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Where neoclassical economics fails the environment

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Please cite the following paper as:
Aart R. G. Heesterman, (2012), Where neoclassical economics fails the environment, World Economics Association (WEA), Conferences, 2012, Sustainability – Missing Points in the Development Dialogue, n. 2: 24th September to 21st October, 2012.

Abstract

This paper surveys the points where economics, as conventionally understood and taught, leads to conclusions which are less than helpful in relation to environmental policy decisions, with particular reference to the urgent problem of climate change. In particular, the fact that there is great danger that global warming could pass a ‘tipping point’ where it could run out of control in self-enhancing feedback. It is clearly difficult to integrate moral considerations in relation both to successor generations and populations already suffering from adverse weather events, associated with climate change, within any formal economic theory framework. However, the doctrine of discounting the value of the future, known as cost benefit analysis, is flawed in its own terms. The second point is the professions inability to face the urgency of the income distribution side of carbon pricing. In addition, the current reality is that a large scale investment program in renewable energy generation capacity, would actually support the stability of the market economy as a Keynesian prescription.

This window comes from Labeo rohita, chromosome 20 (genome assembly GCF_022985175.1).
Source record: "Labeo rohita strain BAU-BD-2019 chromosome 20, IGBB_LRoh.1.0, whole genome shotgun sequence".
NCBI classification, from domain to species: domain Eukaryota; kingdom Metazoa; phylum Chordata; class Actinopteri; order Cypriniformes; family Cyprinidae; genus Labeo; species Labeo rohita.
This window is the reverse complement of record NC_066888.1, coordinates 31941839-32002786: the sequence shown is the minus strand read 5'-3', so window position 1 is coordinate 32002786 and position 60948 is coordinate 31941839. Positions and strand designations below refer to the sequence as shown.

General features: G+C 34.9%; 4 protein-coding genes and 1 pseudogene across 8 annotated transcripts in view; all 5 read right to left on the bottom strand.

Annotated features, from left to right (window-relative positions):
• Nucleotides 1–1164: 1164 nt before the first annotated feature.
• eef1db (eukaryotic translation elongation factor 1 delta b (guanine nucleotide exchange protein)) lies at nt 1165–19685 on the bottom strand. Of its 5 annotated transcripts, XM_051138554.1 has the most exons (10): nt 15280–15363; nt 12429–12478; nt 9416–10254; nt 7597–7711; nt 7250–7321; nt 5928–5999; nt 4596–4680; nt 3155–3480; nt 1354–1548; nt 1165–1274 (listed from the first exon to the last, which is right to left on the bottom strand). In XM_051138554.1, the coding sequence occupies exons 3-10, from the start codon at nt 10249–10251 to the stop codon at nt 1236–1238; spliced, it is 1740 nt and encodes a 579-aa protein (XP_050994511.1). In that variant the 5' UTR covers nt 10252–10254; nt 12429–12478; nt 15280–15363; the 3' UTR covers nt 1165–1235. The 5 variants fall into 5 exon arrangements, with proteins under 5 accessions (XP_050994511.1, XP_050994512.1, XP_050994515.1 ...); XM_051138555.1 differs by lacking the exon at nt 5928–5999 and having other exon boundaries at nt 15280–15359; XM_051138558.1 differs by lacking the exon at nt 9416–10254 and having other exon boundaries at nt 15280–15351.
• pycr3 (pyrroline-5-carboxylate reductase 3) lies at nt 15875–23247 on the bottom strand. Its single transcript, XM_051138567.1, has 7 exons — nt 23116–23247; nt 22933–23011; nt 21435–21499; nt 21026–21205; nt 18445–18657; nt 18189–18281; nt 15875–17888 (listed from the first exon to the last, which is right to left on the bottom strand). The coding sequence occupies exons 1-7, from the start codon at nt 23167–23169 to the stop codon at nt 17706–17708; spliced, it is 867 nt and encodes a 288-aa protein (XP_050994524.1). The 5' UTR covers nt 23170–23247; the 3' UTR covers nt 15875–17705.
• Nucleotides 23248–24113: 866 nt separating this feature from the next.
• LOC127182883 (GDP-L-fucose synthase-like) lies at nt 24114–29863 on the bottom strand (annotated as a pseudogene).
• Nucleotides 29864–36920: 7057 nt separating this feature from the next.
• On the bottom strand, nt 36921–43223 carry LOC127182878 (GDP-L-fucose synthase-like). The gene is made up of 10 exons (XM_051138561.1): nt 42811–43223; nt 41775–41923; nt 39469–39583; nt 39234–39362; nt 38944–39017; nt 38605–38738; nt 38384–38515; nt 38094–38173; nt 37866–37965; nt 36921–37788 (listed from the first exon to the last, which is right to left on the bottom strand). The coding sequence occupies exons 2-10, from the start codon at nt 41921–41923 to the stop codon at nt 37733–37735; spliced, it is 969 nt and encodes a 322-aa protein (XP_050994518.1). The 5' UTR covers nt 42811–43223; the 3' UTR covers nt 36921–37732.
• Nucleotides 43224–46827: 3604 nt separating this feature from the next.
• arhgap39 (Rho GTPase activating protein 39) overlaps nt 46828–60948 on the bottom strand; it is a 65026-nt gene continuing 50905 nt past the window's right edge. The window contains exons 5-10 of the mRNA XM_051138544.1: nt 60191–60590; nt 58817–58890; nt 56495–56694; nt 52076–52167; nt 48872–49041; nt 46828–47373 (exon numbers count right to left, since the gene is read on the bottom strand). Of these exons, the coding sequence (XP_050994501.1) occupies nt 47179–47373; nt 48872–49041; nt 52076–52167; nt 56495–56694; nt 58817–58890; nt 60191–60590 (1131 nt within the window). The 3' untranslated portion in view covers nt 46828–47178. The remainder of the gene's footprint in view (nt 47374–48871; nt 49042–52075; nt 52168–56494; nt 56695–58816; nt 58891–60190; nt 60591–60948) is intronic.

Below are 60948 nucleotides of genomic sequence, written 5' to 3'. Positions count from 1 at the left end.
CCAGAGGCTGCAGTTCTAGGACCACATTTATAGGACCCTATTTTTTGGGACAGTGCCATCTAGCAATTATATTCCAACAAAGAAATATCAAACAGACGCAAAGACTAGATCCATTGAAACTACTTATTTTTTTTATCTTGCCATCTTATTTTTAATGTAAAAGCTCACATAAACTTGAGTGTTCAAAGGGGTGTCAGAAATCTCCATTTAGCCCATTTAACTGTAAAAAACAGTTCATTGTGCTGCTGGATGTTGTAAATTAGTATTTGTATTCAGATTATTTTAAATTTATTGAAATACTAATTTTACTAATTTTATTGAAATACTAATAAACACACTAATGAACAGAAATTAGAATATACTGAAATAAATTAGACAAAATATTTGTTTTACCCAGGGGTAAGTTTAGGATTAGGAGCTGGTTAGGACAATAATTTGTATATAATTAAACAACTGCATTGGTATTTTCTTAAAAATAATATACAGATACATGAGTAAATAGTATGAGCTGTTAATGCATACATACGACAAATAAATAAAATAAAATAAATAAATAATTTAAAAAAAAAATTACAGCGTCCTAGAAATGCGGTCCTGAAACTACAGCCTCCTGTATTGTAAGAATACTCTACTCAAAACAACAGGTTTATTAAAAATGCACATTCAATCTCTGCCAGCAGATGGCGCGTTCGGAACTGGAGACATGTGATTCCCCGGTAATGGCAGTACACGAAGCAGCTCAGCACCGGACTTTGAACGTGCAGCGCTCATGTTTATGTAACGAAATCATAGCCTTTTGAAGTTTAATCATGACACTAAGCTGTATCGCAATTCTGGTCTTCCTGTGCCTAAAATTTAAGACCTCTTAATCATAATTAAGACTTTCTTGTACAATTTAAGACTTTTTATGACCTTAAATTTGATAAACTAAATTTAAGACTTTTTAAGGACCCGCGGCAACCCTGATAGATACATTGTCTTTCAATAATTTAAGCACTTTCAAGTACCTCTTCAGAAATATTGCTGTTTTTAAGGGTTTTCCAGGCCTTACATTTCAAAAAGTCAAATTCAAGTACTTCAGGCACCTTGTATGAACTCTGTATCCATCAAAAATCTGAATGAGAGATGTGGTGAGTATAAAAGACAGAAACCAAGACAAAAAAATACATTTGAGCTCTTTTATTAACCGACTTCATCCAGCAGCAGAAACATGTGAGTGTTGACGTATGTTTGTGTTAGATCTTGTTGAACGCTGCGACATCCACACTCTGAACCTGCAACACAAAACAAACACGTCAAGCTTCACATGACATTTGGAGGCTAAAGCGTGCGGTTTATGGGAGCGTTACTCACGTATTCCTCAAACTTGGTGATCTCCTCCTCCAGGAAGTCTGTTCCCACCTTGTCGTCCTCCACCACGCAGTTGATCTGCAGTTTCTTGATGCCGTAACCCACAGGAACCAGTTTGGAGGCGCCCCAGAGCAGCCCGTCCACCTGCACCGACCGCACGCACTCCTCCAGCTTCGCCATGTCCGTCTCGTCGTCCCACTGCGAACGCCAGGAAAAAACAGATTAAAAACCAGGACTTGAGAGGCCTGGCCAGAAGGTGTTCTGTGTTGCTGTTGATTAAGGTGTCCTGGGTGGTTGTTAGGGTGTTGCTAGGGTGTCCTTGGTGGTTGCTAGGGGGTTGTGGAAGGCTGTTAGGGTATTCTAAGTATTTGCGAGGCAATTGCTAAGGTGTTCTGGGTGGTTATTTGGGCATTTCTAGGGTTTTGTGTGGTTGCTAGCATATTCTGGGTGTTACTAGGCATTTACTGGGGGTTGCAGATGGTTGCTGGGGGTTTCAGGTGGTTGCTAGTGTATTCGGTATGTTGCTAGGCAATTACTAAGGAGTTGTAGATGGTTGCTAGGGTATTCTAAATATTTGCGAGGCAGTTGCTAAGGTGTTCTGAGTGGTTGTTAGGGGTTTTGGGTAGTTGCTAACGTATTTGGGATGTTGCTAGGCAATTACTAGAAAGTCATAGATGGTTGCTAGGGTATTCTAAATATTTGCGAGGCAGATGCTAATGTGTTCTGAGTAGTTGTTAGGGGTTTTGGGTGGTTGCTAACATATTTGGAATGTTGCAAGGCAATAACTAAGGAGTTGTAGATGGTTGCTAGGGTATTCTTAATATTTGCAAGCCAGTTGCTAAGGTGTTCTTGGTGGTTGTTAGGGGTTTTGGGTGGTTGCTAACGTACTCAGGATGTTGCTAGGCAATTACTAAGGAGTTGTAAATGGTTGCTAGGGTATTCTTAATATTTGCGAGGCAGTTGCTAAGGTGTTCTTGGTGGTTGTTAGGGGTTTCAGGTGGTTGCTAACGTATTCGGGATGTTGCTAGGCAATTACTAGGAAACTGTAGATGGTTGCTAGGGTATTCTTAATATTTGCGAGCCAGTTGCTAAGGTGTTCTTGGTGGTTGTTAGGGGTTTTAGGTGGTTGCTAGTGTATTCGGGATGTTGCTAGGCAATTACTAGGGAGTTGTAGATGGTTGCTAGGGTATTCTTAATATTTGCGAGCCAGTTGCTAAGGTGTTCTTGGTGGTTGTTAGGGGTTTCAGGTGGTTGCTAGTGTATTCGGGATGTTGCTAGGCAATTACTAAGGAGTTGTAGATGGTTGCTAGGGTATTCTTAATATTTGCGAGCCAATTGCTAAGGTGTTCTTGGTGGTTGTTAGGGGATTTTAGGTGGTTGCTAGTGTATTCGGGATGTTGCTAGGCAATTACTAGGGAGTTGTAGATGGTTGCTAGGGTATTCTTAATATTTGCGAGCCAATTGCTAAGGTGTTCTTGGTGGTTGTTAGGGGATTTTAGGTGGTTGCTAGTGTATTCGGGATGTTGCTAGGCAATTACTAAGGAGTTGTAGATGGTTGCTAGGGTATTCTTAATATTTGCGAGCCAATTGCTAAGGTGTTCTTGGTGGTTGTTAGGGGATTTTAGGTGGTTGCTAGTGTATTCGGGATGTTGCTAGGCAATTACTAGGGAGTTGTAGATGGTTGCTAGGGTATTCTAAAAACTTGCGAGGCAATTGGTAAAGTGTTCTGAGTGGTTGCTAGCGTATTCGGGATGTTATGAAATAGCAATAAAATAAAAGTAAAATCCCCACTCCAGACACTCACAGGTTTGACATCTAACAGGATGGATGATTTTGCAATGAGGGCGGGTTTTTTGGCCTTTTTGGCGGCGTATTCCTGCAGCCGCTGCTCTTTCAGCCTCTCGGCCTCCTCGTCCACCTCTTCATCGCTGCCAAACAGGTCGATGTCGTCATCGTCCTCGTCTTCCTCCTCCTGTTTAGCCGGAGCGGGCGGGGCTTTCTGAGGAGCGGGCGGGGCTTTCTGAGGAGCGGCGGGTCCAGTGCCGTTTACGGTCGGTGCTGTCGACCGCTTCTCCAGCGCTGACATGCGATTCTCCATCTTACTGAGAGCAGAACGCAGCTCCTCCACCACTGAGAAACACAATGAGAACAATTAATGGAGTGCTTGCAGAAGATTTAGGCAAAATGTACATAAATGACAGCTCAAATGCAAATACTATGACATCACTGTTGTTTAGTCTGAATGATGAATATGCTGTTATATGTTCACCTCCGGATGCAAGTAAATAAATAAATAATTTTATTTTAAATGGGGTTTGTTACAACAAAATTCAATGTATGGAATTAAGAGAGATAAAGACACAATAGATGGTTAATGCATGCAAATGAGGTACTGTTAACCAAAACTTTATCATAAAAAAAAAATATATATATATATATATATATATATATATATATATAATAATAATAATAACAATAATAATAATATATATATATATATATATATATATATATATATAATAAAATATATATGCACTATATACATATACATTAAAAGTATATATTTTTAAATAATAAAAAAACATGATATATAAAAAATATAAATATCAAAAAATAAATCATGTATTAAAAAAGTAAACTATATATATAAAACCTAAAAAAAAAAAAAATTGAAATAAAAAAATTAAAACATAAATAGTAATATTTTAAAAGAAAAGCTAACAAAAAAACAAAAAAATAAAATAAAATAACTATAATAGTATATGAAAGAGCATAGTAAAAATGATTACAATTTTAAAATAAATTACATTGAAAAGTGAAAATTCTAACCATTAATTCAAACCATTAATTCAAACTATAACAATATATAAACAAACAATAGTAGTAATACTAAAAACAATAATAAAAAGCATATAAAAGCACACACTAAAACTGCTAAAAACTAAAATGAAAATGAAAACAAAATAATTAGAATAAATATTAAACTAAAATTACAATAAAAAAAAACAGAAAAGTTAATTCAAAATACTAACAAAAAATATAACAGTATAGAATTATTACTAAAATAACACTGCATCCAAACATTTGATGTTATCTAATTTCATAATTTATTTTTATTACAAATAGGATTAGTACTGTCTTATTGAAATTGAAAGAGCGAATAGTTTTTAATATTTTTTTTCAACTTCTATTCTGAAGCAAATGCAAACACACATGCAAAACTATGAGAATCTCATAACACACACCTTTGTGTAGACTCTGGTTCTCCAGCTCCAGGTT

Comments

One comment submitted:

  • The contribution of neoclassical economics in augmenting the issues of growth and scarcity is very important in promotion of economics as a subject. The real propagation of scarcity versus abundance creates a contemporary verdict of selection of goods and services. As the author mentions about the determination of rate of interest, the price structure, constant returns to scale, inequality etc., are all not only related to the economic factors, but also non-economic, but materialistic attitudes. In fact, the neoclassical approach clearly shown the light on which the ‘equilibrium’ models should be built. Altogether, the paper depicts the reality of reorientation of neoclassical school to the present day world. A new experience of reading the paper.

    Comment by Dr. R. Shashi Kumar at